New year, new minimum wage in New Jersey.
Most hourly workers in the Garden State making minimum wage will get a $1 raise, setting the rate to $14 an hour. That translates to an increase of 8% that Dr. Michael Hayes, assistant public policy professor at Rutgers University-Camden, said is consistent with the inflation rate that we’ve seen over the past year.
But he adds that no one was expecting record inflation when Gov. Phil Murphy signed the gradual increase in the minimum wage in 2019.
“These increases were sort of above inflation,” he said. “They were supposed to increase the real wages of minimum wage earners.”
Hayes adds because of inflation that has lingered for more than a year, New Jersey’s minimum wage has just kept pace with the inflation rate.
“In other words…earners are only just kind of being able to maintain their spending power,” he said. “Not increasing their spending power as … hopefully what was expected.”
New Jersey joins neighbors in Delaware and New York in raising the minimum wage. The First State will raise the rate to $11.75 on Sunday. The Empire State, outside of the Greater New York City area, will see an increase to $14.20, effective on Saturday. The Big Apple, Long Island, and Westchester County has already established a $15.00 minimum wage.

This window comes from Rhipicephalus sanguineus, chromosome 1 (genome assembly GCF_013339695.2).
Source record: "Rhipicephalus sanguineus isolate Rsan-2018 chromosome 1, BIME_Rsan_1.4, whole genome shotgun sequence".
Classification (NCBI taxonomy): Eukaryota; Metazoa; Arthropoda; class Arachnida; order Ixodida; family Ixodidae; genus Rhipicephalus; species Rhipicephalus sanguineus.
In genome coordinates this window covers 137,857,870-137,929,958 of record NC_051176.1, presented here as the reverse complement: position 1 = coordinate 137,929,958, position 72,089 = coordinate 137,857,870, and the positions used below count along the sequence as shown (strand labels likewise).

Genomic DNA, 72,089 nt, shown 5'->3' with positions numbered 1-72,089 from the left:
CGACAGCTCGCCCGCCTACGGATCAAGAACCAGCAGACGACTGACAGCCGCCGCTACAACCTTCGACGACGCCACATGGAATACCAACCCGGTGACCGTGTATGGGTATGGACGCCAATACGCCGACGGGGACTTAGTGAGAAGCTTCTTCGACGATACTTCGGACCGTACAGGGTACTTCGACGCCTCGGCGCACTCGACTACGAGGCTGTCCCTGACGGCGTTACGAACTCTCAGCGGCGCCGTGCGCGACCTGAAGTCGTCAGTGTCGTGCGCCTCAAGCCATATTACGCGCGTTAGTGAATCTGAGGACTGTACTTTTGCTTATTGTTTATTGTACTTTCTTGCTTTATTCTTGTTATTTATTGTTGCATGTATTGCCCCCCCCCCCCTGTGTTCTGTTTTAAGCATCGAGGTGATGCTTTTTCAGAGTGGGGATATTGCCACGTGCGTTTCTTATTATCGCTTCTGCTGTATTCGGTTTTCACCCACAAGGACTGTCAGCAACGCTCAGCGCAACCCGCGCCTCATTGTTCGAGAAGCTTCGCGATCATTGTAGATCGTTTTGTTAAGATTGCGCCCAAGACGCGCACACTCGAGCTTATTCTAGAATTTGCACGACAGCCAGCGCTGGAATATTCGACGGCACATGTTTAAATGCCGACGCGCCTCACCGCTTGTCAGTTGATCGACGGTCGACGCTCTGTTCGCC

Pennsylvania has not raised its minimum wage since 2009, when the federal government raised the rate to $7.25. Gov. Tom Wolf has tried unsuccessfully to raise it every year he has been in office, going back to 2015. The commonwealth is the only state in the Mid-Atlantic to not have a minimum wage greater than the federal minimum.
Hayes said the stagnant minimum wage places the Keystone State, particularly Philadelphia, at a disadvantage because of the cross-border competition.
“Areas of New Jersey will benefit because their minimum wage is higher. They can attract more employees,” he said. “Pennsylvania or Philadelphia employers are probably going to have to increase their minimum wage…to keep up with New Jersey and Delaware to be able to compete for labor.”
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